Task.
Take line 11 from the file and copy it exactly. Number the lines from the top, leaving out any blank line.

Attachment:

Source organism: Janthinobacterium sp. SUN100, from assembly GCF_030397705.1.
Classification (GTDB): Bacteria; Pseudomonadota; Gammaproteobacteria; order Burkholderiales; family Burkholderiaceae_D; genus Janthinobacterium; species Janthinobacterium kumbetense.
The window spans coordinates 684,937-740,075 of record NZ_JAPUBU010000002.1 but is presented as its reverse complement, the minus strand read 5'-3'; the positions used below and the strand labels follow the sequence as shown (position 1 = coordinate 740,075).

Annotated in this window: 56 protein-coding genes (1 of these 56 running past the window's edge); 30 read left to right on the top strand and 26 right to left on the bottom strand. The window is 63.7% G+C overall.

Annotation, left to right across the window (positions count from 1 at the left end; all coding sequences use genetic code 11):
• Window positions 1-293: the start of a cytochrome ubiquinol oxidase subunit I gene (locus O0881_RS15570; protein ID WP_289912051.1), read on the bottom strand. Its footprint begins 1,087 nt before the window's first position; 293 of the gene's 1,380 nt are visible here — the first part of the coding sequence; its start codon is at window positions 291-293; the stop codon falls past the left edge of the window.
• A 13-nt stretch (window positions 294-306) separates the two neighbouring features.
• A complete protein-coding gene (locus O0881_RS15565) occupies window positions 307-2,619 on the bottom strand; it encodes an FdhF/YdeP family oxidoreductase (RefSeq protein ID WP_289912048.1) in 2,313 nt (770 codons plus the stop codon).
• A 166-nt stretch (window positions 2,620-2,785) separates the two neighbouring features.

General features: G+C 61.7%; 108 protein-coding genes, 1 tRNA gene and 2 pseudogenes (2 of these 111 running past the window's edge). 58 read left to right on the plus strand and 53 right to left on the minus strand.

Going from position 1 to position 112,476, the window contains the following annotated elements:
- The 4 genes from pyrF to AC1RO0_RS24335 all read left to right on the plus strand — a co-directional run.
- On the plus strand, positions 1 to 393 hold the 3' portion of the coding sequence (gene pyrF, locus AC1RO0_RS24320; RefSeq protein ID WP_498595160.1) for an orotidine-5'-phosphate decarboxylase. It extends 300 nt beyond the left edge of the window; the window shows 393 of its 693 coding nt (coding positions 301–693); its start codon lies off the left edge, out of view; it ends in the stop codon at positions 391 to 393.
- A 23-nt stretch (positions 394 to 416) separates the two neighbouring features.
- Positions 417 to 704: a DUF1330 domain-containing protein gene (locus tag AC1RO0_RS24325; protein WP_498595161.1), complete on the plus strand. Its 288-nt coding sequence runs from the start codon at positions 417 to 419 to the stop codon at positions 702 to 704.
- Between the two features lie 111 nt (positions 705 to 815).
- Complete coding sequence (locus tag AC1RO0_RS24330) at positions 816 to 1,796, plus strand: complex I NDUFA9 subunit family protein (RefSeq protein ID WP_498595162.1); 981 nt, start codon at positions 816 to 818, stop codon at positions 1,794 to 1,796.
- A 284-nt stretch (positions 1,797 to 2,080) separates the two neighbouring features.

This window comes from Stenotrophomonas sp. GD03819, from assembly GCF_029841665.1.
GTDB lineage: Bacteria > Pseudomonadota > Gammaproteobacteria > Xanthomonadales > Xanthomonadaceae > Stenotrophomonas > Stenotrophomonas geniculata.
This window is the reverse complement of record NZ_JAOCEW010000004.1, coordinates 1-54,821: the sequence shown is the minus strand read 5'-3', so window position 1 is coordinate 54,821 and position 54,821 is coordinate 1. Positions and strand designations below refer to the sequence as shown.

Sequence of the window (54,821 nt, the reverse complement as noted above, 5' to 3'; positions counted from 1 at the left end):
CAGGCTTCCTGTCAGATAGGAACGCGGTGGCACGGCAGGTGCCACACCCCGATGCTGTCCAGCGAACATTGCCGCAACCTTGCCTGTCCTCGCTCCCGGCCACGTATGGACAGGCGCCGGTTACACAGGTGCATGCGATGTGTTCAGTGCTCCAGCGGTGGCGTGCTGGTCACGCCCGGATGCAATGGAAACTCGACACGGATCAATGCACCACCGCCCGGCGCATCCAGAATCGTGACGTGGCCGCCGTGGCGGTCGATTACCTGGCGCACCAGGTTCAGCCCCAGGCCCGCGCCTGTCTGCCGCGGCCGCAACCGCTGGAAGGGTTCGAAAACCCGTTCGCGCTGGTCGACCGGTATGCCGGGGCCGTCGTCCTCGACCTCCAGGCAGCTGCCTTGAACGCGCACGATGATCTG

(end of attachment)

Going from position 1 to position 112,476, the window contains the following annotated elements: